Animesh Agarwal, MDOrthopedic Surgery
Crystal Ramanujam, DPMPodiatry
Ian Whitney, MDOrthopedic Surgery
Total hip replacement is a surgery that replaces damaged or diseased bone in your hip with artificial parts. We may recommend a total hip replacement if you continue to have hip pain even after nonsurgical treatments.
Hip replacement may help if your arthritis keeps you from your daily activities or sleep, or gives you hip weakness or loss of motion. Hip replacements can also treat hip fractures and some bone tumors. In any case, physical therapy is an important part of your recovery from hip replacement surgery.
During Hip Replacement Surgery
Hip replacement surgery can require a short stay in our hospital. Procedures may vary depending on your condition and your health care provider's practices. During surgery, the surgeon will remove the damaged parts of your hip joint and replace them with artificial parts, called prostheses.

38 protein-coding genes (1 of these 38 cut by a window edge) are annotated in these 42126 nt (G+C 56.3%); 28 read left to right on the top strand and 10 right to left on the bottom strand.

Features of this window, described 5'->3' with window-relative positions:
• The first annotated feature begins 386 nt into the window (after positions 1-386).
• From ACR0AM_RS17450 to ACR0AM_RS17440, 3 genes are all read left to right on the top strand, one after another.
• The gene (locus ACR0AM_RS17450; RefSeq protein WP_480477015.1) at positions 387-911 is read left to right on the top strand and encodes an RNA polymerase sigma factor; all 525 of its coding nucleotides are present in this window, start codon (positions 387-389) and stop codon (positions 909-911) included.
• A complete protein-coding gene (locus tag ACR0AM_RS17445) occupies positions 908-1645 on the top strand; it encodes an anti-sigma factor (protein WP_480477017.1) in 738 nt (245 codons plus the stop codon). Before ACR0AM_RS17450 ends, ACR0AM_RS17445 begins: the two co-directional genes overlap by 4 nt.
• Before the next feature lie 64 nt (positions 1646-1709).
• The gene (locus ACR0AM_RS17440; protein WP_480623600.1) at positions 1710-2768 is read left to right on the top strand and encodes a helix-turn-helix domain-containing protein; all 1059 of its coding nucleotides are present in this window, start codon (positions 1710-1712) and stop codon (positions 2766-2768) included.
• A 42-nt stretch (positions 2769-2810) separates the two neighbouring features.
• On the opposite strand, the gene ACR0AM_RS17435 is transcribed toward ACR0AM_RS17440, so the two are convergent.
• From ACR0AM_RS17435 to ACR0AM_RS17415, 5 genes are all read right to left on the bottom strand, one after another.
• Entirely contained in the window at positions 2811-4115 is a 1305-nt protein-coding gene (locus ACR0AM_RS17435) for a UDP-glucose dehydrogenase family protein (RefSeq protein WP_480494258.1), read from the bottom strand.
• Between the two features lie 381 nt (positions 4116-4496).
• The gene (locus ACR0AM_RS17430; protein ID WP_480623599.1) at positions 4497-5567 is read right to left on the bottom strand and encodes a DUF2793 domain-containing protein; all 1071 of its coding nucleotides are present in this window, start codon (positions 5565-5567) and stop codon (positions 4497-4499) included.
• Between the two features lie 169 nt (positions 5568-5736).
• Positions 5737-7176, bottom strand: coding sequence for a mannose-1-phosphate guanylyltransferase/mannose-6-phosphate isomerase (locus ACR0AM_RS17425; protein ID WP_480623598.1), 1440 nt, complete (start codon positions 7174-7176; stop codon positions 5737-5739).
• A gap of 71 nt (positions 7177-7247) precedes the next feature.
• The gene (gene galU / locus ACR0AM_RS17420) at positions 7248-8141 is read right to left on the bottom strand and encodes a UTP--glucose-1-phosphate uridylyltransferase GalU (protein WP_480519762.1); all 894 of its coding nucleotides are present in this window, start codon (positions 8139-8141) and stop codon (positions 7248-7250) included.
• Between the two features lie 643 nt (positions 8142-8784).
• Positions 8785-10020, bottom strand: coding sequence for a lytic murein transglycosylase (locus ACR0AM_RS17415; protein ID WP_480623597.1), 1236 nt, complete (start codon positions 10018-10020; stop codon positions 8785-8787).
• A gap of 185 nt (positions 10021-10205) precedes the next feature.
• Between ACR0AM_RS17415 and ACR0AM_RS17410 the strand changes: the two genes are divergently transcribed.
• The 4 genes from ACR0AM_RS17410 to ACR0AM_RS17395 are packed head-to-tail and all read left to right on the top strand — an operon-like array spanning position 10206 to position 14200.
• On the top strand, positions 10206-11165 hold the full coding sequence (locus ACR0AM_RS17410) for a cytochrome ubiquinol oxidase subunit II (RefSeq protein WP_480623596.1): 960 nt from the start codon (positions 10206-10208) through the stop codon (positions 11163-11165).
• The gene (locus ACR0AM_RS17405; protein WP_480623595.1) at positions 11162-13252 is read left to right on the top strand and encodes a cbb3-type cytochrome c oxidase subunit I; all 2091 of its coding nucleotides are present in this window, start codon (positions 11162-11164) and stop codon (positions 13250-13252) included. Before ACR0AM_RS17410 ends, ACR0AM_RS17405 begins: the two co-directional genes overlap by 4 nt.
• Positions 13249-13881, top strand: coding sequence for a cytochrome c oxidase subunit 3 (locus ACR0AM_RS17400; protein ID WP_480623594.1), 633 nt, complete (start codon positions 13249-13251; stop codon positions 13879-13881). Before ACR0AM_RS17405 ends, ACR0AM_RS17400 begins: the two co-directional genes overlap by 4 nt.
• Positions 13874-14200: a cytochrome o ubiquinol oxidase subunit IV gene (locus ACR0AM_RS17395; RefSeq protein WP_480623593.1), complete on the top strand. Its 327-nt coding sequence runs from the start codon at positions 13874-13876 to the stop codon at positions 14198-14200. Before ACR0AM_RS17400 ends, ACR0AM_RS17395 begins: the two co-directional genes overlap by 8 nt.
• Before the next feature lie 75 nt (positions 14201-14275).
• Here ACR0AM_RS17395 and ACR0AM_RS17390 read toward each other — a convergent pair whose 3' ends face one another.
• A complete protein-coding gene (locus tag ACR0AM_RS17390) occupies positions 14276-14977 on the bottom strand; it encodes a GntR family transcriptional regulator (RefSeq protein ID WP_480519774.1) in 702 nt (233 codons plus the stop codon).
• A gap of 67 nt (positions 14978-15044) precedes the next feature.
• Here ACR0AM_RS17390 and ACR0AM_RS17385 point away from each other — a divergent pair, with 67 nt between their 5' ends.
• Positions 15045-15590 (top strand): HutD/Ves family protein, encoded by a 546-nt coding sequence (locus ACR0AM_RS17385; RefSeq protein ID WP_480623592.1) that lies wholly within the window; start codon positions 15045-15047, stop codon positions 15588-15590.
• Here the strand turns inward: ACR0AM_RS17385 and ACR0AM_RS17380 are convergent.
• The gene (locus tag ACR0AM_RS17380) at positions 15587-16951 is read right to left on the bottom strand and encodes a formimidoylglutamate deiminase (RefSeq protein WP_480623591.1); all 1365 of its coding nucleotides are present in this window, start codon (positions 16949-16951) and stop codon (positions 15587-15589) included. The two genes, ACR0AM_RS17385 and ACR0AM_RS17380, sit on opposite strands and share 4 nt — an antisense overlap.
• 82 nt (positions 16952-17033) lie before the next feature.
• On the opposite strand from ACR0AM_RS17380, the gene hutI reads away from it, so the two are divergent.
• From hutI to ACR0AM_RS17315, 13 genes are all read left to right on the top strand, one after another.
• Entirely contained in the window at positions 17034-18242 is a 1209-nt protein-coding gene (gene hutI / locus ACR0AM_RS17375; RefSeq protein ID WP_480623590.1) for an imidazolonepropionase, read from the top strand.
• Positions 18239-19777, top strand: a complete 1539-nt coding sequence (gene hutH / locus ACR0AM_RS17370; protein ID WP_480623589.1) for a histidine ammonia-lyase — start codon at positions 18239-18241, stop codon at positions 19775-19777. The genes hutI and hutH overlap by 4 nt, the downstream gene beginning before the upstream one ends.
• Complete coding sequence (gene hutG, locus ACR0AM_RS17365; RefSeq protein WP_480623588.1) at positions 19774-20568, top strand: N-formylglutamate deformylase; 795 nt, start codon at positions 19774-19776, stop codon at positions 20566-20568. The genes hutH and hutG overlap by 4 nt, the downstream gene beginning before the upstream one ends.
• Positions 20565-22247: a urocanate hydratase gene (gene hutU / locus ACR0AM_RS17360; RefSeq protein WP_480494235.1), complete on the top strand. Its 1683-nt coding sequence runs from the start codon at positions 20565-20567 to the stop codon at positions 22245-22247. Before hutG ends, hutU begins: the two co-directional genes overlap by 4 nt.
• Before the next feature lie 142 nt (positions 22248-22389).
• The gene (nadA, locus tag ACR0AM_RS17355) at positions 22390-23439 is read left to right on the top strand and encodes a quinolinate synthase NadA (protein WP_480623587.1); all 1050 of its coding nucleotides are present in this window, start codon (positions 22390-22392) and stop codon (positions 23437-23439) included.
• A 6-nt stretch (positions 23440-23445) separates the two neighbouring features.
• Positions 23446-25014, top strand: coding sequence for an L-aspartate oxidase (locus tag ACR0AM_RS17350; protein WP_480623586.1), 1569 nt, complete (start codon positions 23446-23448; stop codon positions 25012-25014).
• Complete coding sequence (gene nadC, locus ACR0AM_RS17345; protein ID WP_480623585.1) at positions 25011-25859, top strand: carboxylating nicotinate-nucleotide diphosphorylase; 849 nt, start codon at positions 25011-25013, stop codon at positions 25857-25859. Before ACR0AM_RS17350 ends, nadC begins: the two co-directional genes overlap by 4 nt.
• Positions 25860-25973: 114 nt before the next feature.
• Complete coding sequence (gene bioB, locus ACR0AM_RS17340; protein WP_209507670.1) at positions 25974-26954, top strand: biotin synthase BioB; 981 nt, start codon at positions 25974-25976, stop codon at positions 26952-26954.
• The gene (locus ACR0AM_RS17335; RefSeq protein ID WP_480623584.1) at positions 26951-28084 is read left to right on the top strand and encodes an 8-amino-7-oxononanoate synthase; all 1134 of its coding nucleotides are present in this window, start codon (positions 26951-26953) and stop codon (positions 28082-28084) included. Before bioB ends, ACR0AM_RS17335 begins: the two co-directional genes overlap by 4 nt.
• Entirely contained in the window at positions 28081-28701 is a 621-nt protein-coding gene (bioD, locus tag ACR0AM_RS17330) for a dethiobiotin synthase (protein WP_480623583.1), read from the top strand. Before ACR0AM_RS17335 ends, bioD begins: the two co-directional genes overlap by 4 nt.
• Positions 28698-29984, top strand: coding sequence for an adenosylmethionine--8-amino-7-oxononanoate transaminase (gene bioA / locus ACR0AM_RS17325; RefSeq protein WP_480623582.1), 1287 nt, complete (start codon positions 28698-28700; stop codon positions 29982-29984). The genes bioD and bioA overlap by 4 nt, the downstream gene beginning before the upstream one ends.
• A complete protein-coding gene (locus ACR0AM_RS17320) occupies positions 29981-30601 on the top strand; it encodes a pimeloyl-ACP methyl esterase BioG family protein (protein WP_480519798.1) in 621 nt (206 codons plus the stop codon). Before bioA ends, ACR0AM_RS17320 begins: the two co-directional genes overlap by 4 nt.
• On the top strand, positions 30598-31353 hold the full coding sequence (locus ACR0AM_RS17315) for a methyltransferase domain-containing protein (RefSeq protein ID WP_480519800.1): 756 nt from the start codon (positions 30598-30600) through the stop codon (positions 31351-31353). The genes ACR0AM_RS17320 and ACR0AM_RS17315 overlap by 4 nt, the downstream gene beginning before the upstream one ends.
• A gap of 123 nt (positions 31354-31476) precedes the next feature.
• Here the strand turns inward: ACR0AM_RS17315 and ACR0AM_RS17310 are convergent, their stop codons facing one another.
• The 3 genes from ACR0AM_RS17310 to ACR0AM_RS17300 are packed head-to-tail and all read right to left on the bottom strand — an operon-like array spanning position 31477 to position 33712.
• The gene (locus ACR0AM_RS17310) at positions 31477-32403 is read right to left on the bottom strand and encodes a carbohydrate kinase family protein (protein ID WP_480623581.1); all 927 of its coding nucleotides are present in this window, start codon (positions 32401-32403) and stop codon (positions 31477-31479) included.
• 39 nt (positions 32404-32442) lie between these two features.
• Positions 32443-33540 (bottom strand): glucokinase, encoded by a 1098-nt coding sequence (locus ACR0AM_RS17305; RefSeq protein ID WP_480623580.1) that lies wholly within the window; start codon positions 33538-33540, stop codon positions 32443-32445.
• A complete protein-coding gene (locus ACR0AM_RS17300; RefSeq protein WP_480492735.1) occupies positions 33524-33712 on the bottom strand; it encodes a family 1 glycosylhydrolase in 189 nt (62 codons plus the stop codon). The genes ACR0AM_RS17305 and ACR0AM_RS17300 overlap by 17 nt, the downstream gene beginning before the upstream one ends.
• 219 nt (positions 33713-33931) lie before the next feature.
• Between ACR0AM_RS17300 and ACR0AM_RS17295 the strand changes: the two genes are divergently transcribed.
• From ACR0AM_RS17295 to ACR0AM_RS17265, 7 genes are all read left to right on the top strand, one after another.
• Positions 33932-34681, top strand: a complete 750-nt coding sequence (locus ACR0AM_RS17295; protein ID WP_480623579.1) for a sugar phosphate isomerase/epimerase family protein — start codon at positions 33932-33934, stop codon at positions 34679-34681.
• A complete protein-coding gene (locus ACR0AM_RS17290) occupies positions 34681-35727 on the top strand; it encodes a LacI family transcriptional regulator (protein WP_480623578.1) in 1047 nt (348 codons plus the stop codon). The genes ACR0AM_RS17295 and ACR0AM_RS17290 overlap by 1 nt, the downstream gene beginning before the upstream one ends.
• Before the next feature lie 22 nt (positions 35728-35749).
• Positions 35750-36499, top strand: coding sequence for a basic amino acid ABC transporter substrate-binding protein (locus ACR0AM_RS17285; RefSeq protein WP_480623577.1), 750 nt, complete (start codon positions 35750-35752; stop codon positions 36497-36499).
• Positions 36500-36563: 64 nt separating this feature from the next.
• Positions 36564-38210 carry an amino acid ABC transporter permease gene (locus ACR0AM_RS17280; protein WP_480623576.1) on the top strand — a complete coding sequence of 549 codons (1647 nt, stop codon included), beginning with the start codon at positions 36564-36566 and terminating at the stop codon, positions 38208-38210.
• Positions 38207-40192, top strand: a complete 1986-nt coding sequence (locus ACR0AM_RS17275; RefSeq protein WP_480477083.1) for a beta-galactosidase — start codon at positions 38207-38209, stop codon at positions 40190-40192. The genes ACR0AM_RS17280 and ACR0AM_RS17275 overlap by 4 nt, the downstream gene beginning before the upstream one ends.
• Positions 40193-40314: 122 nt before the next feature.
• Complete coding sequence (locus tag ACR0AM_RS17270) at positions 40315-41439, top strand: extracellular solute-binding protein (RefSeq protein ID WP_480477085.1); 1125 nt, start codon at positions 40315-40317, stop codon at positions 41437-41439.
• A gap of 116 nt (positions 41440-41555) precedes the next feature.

The two most common types of artificial hip prostheses used are cement prostheses and uncemented prostheses. A cemented prosthesis attaches to the bone with surgical cement, while an uncemented prosthesis attaches to the bone with a porous surface. Your orthopedic surgeon will talk about the options that may work best for you given your unique circumstances.
After Hip Replacement Surgery
A typical hip replacement surgery lasts about two hours. After the surgery, you’ll be moved to a private room. Your nursing and rehabilitation therapy team will help you get up and moving as soon as possible during your short hospital stay.
Your physical therapist will make an individualized plan to help you move through different conditions, like going from one surface to another. We strongly encourage your family and friends to participate and learn how to help you once you get home. The nursing team will help with your pain control so that you can participate in mobility training and a successful recovery.
Your case management team will work with your care team to plan for your discharge from the hospital. The team will also discuss any home care needs recommended for your recovery and arrange them before your discharge.
After you leave the hospital, you should follow up with your primary care physician. You will also have follow-up appointments with your surgeon. University Health can seamlessly coordinate your care, and your care team will be working together every step of the way.
Our comprehensive program is designed to get you to the best outcome as soon as possible.
After leaving the hospital, you may need outpatient rehabilitation, which we provide at multiple clinics.